HM Revenue & Customs’ (HMRC) continuing crackdown on tax avoidance and evasion regularly hits the headlines.
It is not just focusing its attention on complex tax schemes involving celebrity clients but is spreading its net far and wide, including in relation to inheritance tax (IHT).
Following the death of her aunt in 2010, Theresa Bunn, of Kilgarvan, Co Kerry, told HMRC that the estate was worth around £285,000, well below the £325,000 threshold for paying IHT.
But an HMRC investigation later revealed the estate was worth more than £1.5 million and on 10 March this year, Ms Bunn was jailed for two years and eight months at Chichester Crown Court after she admitted a charge of cheating the public revenue. The real value of her aunt’s estate meant she had avoided an inheritance tax bill of around £500,000.
HMRC investigated her finances after officers discovered she had been financially supporting a friend and using her friend’s bank accounts to hide money and evidence of her spending. Ms Bunn also failed to declare substantial cash gifts from her aunt while she was alive.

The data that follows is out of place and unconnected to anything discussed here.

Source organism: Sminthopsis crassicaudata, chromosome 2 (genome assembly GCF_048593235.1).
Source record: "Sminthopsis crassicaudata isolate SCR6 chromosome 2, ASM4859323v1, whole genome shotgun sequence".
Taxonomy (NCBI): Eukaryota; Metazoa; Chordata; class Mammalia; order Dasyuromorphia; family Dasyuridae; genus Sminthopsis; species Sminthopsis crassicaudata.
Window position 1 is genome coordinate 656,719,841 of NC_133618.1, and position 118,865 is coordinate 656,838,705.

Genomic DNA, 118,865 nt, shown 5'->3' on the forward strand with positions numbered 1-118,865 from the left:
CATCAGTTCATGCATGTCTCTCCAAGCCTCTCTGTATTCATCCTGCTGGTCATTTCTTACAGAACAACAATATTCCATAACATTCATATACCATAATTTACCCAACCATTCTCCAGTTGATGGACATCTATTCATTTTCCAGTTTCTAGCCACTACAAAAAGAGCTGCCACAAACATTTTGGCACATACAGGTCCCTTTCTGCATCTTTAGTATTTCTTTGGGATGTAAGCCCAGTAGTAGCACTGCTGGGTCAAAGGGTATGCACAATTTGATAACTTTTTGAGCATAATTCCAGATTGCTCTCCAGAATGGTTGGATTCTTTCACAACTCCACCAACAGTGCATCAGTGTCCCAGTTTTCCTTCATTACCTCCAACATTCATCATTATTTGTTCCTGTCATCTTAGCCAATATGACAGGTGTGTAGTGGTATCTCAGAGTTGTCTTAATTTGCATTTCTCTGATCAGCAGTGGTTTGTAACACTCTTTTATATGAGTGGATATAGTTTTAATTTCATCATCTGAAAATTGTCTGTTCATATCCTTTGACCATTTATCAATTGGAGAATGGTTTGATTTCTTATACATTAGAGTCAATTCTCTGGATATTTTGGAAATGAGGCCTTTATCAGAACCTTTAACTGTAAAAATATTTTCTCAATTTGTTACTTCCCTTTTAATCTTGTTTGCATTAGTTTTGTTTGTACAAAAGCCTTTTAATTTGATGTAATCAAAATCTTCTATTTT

While the case is an extreme one, it does highlight the importance of seeking professional advice to ensure any IHT planning steps taken are HMRC-compliant, of recording any gifts made during the taxpayer’s lifetime so that these can be included, if appropriate, in IHT calculations and that all inheritance tax submissions are correct.
Moore Thompson can provide expert advice to assist taxpayers who believe their estates may be liable to a future IHT liability, to maximise tax efficiency, and assist executors in dealing with inheritance tax returns and making payments. For more information on how we can help, please contact us.